Jesus challenges our conventional wisdom when he delivers an upside-down view of what it looks like to “be blessed” and live a good life.
Topic: Human Condition
In these polarized and trying times, it can be hard to listen to our better angels and easy to fall into angry, vindictive thoughts. But is that who we want to be? How do we remain compassionate toward people who are doing horrible things? How do we remember the common humanity we share, even with our enemies? How can we resist being dragged down by the world, and remain true to who we are?
This service features our own, much loved, Rev. Kim Palmer.
Does UUMAN matter? Does UUMAN create ripples in the pond of your life? Ripples in the pond of our community? In the world? Is this anything one can measure?
We’ve all likely experienced people who “push our buttons.”
Just what are our buttons anyway? Why do we have them? What do they tell us about ourselves?
As a congregation in a pandemic, as much as we’d like “to get back to normal,” is there a normal to get back to? Has the game changed? Is the pandemic merely a wake-up call? Might we have to adapt and change? Are we willing to adapt and change? Are we willing to turn toward an uncertain future?
Our 50/50 recipient for the month of May will be Nourish Eco Village.
What limits do we place upon ourselves? Do we search for truth, meaning, love, etc., in “all the wrong places?” What new dreams must we dream?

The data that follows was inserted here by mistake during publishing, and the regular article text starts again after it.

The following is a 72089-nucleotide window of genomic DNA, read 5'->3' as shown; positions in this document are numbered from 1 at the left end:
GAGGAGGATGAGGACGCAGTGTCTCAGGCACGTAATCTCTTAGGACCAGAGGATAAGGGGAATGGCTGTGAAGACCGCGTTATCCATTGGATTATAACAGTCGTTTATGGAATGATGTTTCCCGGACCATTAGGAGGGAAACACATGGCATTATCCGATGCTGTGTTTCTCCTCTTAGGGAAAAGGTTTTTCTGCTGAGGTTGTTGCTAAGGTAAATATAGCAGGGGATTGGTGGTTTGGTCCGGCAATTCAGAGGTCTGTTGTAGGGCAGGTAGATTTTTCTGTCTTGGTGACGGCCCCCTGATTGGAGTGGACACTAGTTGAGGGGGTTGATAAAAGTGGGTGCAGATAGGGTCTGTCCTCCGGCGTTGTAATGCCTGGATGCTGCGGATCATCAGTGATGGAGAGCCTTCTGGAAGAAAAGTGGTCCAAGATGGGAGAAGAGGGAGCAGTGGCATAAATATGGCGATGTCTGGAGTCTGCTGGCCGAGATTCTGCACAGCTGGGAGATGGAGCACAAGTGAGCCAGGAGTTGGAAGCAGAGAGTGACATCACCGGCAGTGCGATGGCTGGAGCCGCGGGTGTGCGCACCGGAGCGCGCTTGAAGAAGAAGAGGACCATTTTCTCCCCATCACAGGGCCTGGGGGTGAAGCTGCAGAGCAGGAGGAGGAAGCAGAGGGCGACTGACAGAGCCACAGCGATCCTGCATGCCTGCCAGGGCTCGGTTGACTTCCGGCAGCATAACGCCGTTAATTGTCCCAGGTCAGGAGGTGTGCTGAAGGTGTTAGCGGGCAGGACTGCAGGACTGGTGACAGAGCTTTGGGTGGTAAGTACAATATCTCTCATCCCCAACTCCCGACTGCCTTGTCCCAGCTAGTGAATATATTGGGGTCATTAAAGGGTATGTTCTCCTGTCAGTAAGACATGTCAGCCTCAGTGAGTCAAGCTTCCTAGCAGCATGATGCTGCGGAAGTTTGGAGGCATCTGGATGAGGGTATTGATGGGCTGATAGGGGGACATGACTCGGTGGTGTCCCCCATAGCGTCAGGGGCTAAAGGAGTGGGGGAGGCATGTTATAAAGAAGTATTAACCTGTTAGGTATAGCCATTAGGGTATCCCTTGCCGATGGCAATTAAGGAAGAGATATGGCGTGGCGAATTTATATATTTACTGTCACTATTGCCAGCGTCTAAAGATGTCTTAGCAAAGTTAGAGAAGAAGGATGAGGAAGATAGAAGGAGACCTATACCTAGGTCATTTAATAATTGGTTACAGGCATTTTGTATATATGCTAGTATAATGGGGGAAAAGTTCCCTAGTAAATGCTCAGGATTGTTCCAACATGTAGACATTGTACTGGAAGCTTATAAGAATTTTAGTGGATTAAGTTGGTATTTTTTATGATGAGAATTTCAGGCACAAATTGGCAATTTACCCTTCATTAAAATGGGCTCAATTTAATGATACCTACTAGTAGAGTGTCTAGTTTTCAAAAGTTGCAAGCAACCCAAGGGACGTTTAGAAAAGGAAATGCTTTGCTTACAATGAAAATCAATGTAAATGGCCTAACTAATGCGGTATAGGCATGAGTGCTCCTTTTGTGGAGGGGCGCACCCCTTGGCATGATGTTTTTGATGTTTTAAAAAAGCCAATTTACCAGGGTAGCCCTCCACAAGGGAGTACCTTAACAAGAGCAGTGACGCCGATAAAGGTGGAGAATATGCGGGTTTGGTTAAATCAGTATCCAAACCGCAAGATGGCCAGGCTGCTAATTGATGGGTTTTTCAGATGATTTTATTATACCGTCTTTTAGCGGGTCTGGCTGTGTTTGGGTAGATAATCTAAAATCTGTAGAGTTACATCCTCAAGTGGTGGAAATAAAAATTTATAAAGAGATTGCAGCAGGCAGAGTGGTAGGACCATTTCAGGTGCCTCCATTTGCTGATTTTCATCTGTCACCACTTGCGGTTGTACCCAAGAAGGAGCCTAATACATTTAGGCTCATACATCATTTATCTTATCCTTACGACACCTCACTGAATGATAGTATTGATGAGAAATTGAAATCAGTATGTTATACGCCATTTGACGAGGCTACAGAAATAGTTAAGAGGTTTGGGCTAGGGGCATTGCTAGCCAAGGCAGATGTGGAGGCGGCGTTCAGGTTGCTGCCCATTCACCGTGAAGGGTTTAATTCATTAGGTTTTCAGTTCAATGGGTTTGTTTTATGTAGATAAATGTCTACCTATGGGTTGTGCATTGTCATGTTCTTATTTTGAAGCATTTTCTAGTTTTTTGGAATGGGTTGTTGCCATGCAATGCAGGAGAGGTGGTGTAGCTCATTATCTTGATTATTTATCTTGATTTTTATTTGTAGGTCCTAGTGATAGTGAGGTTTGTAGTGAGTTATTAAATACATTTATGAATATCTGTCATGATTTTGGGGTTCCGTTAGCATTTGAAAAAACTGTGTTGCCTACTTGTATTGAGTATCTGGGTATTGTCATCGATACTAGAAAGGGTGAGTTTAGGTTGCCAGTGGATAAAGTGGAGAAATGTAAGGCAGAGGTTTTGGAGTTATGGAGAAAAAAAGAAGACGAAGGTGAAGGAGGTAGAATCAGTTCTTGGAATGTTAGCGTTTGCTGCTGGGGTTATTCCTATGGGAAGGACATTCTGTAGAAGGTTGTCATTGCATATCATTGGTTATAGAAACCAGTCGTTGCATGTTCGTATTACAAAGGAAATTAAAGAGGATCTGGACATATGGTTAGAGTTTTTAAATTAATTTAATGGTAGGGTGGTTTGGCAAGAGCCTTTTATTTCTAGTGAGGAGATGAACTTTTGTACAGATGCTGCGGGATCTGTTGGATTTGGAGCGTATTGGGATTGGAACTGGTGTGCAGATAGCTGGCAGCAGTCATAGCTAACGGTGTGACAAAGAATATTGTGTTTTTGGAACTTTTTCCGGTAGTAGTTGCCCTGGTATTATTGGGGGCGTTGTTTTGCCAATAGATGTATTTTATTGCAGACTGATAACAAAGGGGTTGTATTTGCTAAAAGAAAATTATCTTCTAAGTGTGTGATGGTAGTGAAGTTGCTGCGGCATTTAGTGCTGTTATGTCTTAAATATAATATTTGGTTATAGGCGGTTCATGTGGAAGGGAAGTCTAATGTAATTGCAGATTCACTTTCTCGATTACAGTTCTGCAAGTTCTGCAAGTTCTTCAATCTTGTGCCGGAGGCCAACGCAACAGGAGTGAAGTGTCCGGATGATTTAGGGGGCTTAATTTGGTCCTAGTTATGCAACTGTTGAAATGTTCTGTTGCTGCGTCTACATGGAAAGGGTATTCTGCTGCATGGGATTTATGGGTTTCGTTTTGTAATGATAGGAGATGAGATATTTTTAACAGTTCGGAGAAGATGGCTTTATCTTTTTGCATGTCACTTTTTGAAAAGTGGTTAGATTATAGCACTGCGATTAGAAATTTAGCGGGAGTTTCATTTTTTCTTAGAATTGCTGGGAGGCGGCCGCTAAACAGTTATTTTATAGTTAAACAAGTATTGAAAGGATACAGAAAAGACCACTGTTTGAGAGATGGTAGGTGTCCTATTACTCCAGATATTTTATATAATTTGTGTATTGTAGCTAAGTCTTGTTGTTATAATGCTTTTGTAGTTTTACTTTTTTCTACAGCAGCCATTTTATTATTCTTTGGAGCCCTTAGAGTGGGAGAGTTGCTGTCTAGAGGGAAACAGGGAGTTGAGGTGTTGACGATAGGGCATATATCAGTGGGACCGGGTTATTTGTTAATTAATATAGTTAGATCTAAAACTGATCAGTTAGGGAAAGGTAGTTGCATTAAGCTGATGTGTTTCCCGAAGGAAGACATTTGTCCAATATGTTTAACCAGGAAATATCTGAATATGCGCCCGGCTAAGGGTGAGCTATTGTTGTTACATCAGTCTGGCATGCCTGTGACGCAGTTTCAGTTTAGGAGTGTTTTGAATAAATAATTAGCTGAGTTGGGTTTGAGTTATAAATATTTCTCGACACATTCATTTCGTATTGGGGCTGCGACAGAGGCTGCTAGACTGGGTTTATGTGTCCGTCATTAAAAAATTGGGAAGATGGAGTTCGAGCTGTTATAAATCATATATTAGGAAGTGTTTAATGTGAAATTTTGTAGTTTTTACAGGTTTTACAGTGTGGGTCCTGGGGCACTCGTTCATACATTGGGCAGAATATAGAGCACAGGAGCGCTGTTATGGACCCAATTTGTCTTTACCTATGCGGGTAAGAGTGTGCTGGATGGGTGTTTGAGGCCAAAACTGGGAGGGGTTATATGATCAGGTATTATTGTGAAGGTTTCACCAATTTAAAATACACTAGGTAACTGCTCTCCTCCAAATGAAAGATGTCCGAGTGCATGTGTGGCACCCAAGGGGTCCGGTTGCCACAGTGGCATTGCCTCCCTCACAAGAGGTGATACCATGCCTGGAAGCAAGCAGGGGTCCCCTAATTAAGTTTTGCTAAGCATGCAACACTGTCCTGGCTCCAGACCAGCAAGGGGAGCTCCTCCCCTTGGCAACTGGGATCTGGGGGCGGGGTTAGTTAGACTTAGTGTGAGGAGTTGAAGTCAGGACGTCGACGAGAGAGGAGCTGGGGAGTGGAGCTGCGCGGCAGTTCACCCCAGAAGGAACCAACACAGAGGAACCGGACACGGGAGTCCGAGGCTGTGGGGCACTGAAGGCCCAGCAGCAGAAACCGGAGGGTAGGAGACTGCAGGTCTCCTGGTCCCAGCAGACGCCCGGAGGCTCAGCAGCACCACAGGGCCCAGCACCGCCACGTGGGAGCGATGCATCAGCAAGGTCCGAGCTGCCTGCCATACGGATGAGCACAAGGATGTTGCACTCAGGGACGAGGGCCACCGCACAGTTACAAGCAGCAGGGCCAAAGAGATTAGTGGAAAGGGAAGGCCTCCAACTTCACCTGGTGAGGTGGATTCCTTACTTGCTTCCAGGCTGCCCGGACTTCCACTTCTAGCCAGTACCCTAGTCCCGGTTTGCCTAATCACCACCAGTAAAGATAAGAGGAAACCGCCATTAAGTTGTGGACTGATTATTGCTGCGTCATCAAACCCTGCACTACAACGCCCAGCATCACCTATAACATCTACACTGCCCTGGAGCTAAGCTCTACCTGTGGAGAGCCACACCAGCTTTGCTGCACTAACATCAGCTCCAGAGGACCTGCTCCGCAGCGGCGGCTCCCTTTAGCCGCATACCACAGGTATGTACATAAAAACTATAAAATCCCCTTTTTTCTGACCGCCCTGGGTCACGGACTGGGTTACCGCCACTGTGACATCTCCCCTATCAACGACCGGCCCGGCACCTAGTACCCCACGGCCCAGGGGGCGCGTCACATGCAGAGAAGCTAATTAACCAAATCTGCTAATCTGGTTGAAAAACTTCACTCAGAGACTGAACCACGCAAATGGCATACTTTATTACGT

Through story, parable and fable, rabbi, and family therapist Edwin Friedman portrays a “systems theory” of human behavior. How does this theory govern behavior in our families, workplaces and congregations?
This is a 50/50 Sunday
(No Religious Exploration classes for Children & Youth, these resume next Sunday, January 10.)
Please join us as we remember those who have passed over the course of the year.
Let us remember how they have shaped our lives in ways we could not have imagined.
We can’t choose our upbringing, our childhood or our parents; yet it would be an understatement to say that all these have had a profound impact on our future development. How do we know who we are from the story we tell ourselves about ourselves?
Worship associate: Jennifer Ratcliffe
These are trying times as our nation is turned upside-down in the face of coronavirus and it’s more important than ever to care for that ethereal part of ourselves that longs for connection and transcendence. How are those on the front lines of this medical crisis caring for their spirits, and how can we draw lessons from them for our own lives?